My Top Ten Books for 2019

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As ever, I’m tremendously excited to talk about my favourite books from this year (pretty much bouncing off the walls!!!). And as ever, this is a really mixed list in terms of genre- though all of them are top quality! Of course, not all of these were released in 2019, though there are a few! And of course, I’m not including rereads. All book covers link to reviews as well. Okay, I think I’ve covered all my bases- let’s just jump into it and talk about some *brilliant books*!!!

number 10

skyward

Skyward– here’s a joyous read to kick off the list. Spensa has stolen my heart and become one of my all-time favourite heroines. This was so much fun and drama from beginning to end- really recommend this space opera and can’t wait to continue with the series!

number 9

wolf in the whale

Wolf in the Whale– this deliciously dark and highly unusual captured my imagination. A wintry fantasy, where Vikings meet Inuit culture, has been a bit of a divisive new release this year. And I get why- some of the events were pretty chilling, so obviously it’s not going to be for everyone. Yet, I found this completely absorbing and was impressed that it wasn’t afraid to show the past as it really was.

number 8

wayward son

Wayward Son– this very late addition was another book that brought me joy (though not always joyful). Really though, given how I’ve carried on about Carry On over the years, is it any surprise I had a soft spot for this second Simon Snow story? Guaranteed to satisfy long term fans and make you smile- even through tough times.

number 7

radio silence

Radio Silence– this book just meant so much for me. I know that there a lot of people who say “this book spoke to me”, but guys, this book really felt like it was speaking to me. That’s the magic of a truly relatable story- somehow it connects with so many different people, from all different backgrounds.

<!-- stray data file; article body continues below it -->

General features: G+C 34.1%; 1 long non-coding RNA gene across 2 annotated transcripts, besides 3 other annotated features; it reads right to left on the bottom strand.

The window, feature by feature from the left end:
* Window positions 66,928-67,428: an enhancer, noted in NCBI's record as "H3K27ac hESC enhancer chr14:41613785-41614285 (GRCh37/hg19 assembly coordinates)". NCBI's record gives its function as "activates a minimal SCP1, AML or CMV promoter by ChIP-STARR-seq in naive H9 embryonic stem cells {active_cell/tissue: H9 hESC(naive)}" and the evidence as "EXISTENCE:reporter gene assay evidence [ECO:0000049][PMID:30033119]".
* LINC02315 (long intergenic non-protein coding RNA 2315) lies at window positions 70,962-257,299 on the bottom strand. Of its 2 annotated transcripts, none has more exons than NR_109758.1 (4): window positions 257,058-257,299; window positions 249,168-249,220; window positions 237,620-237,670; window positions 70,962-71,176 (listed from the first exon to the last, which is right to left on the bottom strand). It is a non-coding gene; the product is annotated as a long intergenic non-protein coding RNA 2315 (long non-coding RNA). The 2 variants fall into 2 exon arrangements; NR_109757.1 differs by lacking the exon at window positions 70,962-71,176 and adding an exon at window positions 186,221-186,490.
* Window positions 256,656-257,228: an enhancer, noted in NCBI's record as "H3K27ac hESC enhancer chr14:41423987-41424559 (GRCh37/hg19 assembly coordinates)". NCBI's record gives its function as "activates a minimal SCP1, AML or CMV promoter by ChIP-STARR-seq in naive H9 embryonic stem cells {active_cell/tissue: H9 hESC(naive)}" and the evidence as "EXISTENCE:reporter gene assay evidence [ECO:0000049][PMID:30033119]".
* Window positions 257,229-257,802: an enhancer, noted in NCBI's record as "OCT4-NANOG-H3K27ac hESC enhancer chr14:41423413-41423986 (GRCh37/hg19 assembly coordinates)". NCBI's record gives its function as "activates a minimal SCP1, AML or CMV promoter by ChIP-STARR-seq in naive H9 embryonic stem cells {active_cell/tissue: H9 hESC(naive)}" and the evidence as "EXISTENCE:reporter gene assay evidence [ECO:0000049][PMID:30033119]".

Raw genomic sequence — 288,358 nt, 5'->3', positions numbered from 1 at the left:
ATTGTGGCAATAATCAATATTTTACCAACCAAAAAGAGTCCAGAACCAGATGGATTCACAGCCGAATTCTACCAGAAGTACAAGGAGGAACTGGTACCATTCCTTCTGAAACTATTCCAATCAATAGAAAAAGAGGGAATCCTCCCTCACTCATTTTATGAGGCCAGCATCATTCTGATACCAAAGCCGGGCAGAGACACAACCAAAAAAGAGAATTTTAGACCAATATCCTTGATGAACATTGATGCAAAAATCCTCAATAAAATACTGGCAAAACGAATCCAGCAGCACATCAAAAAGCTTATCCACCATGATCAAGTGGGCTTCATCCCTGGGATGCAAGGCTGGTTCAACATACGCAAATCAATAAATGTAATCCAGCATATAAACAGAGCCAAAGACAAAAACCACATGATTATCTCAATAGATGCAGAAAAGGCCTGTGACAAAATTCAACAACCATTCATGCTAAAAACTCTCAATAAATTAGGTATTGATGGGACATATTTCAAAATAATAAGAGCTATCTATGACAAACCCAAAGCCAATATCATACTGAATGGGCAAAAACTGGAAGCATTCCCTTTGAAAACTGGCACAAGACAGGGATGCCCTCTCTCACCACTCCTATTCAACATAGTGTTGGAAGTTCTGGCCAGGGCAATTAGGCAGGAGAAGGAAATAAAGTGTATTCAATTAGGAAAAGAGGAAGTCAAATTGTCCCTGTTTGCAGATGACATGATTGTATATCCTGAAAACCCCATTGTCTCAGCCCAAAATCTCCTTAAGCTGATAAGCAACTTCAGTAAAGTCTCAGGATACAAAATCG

number 6

Impossible Times trilogy– aka One Word Kill/Limited Wish/Dispel Illusion– yeah, yeah, I know I’m cheating by counting this as one book, but I do it every year, so are you surprised? 😉 Also, you can whizz through them so fast you may very well feel like it was one book/you have a time machine 😉 To be honest, every book in this series earned its place here. No other book series has entertained me as much as this in 2019! And I was blown away by the cleverness. I know that in the future, I’m gonna look back on this with nothing but happy memories 😊

number 5

winter of the witch

Winter of the Witch– Arden *one hundred percent* managed to stick the landing. The Winternight series has easily become one of my favourite series of all time. A perfect ending to a perfect trilogy. What’s amazing is how good the other books were to beat this out of the top three. Any other year and this easily could’ve taken the number 1 spot, which is just my way of telling you to get excited about the books that are above this on the list 😉

number 4

beowulf

Beowulf– I loved every second of this. I’m so happy I finally picked this up- but even more grateful I read the Seamus Heaney version, thanks to Joelendil, because it truly was a masterclass in translation.

number 3

in order to live